In this riveting narrative, Jeff Guinn examines Jones’s life, from his extramarital affairs, drug use, and fraudulent faith healing to the fraught decision to move almost a thousand of his followers to a settlement in the jungles of Guyana in South America. Guinn provides stunning new details of the events leading to the fatal day in November, 1978 when more than nine hundred people died—including almost three hundred infants and children—after being ordered to swallow a cyanide-laced drink.
Opening Skinner’s Box: Great Psychological Experiments of the 20th Century – Lauren Slater
Beginning with B. F. Skinner and the legend of a child raised in a box, Slater takes us from a deep empathy with Stanley Milgram's obedience subjects to a funny and disturbing re-creation of an experiment questioning the validity of psychiatric diagnosis. Previously described only in academic journals and textbooks, these often daring experiments have never before been narrated as stories, chock-full of plot, wit, personality, and theme.
Severed: A History of Heads Lost and Heads Found – Frances Larson
Our history is littered with heads. Over the centuries, they have decorated our churches, festooned our city walls and filled our museums; they have been props for artists and specimens for laboratory scientists, trophies for soldiers and items of barter. Today, as videos of decapitations circulate online and cryonicists promise that our heads may one day live on without our bodies, the severed head is as contentious and compelling as ever. From shrunken heads to trophies of war; from memento mori to Damien Hirst's With Dead Head; from grave-robbing phrenologists to enterprising scientists, Larson explores the bizarre, often gruesome and confounding history of the severed head.
Blood at the Root: A Racial Cleansing in America – Patrick Phillips
Forsyth County, Georgia, at the turn of the twentieth century was home to a large African American community that included ministers and teachers, farmers and field hands, tradesmen, servants, and children. Many black residents were poor sharecroppers, but others owned their own farms and the land on which they’d founded the county’s thriving black churches.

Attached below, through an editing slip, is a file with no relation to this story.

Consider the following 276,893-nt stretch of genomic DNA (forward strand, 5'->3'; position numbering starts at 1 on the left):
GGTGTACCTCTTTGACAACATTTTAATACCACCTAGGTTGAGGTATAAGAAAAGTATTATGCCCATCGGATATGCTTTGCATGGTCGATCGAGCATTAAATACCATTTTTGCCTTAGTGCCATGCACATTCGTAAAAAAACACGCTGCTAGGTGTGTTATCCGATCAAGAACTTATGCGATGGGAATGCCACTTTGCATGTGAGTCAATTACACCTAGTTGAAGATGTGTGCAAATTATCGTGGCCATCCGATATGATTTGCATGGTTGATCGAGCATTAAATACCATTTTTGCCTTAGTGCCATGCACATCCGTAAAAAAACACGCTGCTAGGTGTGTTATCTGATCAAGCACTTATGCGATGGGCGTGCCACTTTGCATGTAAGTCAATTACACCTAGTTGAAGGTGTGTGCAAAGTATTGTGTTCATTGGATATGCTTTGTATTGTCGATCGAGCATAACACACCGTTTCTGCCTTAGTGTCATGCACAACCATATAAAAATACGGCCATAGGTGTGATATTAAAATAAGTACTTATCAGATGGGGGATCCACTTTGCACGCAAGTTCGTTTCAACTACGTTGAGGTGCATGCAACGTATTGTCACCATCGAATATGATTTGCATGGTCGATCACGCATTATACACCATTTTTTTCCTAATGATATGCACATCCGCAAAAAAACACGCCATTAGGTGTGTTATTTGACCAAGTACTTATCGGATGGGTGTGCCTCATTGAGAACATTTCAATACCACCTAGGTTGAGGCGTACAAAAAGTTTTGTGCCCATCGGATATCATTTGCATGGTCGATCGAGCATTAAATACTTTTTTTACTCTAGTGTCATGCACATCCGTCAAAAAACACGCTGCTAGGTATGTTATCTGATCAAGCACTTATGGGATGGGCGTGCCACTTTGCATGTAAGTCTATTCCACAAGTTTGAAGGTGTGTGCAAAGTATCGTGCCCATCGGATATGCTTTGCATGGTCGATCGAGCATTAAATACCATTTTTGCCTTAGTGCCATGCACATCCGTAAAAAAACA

But then in September of 1912, three young black laborers were accused of raping and murdering a white girl. One man was dragged from a jail cell and lynched on the town square, two teenagers were hung after a one-day trial, and soon bands of white “night riders” launched a coordinated campaign of arson and terror, driving all 1,098 black citizens out of the county. In the wake of the expulsions, whites harvested the crops and took over the livestock of their former neighbors, and quietly laid claim to “abandoned” land. The charred ruins of homes and churches disappeared into the weeds, until the people and places of black Forsyth were forgotten.
Royalty’s Strangest Characters: Extraordinary but True Tales from 2000 Years of Mad Monarchs and Raving Rulers – Geoff Tiballs
Just as the monarchy has been hereditary in many countries, so insanity has been hereditary in many monarchs. Here are 2,000 years of crazy kings and potty potentates, including such infamous characters as Caligula and Vlad the Impaler.
The Ghost Map: The Story of London’s Most Terrifying Epidemic—and How It Changed Science, Cities, and the Modern World – Steven Johnson
It's the summer of 1854, and London is just emerging as one of the first modern cities in the world. But lacking the infrastructure—garbage removal, clean water, sewers—necessary to support its rapidly expanding population, the city has become the perfect breeding ground for a terrifying disease no one knows how to cure. As the cholera outbreak takes hold, a physician and a local curate are spurred to action—and ultimately solve the most pressing medical riddle of their time.
Have you read any of these? What did you think? Do you have any recommendations for me?